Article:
What Temperature is Considered as a Fever in a Baby or Child?
Normal Body Temperature in Infants and Children
- The normal body temperature of a child can vary between 36.5 degrees Celsius/97.7 degrees Farenheit and 37.5 degrees Celsius/99.5 degrees Farenheit.
- A child’s body temperature can vary by as much as 0.5 degrees Celsius or 1 to 1.5 degrees Farenheit in the course of a day.
Mild, Moderate and Low Grade Fever Readings in Children
- A core body temperature (rectal) above 38 degrees Celsius/100.4 degrees Farenheit is considered as a fever in a child. In most cases this is just considered as a mild fever and may be managed in the home environment until medical attention can be sought by the next day.
- Body temperatures between 37.6 degrees Celsius and 38 degrees Celsius may also be considered as a fever but this is usually a low-grade fever which may be transient and respond well to anti-pyretic medicines, which are not always necessary.
- When a child has a febrile illness (an illness with a fever) the temperature may fluctuate by as much as 1 degree Celsius during a 24 hour period. These minor fluctuations are not a conclusive indication that the fever is getting better or worse and parents have to monitor the child carefully for other indications that the condition is improving or not, if at all.
- Febrile seizures may occur in children with a body temperature above 38.9 degrees Celsius/102 degrees Farenheit.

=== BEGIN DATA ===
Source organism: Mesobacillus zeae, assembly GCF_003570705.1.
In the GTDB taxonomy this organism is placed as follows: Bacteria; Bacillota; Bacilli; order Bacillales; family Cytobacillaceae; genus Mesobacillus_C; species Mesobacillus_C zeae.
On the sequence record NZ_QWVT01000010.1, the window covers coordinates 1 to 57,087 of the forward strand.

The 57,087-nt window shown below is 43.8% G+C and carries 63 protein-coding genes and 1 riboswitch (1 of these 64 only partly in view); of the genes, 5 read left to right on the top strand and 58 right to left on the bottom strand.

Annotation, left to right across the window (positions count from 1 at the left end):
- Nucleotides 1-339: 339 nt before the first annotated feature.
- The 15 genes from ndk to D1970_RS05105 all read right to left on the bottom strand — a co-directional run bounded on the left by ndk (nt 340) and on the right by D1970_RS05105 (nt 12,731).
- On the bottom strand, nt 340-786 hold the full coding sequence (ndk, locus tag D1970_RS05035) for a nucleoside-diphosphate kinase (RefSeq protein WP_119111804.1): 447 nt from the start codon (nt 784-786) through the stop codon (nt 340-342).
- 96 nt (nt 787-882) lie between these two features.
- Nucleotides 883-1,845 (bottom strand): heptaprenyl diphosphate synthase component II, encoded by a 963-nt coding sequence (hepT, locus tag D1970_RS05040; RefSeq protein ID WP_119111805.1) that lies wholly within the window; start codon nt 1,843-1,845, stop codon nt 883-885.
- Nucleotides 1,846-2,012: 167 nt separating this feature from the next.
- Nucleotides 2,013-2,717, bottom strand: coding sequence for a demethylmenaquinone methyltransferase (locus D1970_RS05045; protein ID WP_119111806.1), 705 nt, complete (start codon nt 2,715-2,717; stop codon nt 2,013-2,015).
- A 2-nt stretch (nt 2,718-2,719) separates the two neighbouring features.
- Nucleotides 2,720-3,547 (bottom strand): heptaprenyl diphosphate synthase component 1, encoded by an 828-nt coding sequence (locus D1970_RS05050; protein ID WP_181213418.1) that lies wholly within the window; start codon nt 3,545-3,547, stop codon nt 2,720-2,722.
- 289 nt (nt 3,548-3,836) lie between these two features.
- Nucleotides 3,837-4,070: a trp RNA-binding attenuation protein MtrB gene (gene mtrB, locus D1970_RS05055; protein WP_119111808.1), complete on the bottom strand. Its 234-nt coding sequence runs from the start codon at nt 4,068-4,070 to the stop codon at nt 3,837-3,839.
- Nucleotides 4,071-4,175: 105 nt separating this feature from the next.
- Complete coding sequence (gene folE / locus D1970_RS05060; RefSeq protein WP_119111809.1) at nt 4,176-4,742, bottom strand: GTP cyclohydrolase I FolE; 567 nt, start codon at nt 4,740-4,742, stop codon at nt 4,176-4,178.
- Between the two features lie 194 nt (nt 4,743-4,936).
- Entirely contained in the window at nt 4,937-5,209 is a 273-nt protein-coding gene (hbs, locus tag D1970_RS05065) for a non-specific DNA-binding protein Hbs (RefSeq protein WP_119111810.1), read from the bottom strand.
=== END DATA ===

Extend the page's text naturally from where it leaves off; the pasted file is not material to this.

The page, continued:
High, Dangerous Fever in Children and Newborns
- A body temperature of 40 degrees Celsius/104 degrees Farenheit or more is considered as a high fever and requires immediate medical attention as this is an emergency.
- In newborns (younger than 28 days), any body temperature above 38.3 degrees Celsius/101 degrees Farenheit should be treated as a medical emergency.
- Even up to the age of 3 months, any body temperature above 38 degrees Celsius should be monitored very closely and if possible, immediate medical attention should be sought.
Best Thermometer Methods for Measuring Body Temperature in Children
A body temperature taken rectally is the best method for determining the core body temperature in a child. In infants younger than 3 months, this is essential in order to be as accurate as possible in determining the body temperature. A reading with a glass rectal thermometer is usually sufficient and other methods are not necessary.
A glass mouth thermometer for recording the oral (mouth) temperature will usually give slight lower readings but is useful as a means to confirm a temperature taken through other methods :
- Ear thermometers have become widely used these days and are quick, convenient and not uncomfortable for the child. A high reading with an ear thermometer should always be confirmed orally.
- Digital mouth thermometers are also a convenient method for assessing the body temperature. A high reading should always be confirmed orally.
- Fever strip thermometers are usually placed on the forehead and are not very reliable. A high reading should always be confirmed orally.
There may be significant variations in readings with ear, digital and fever strip thermometers depending on the brand and these methods should not be used to closely monitor a fever.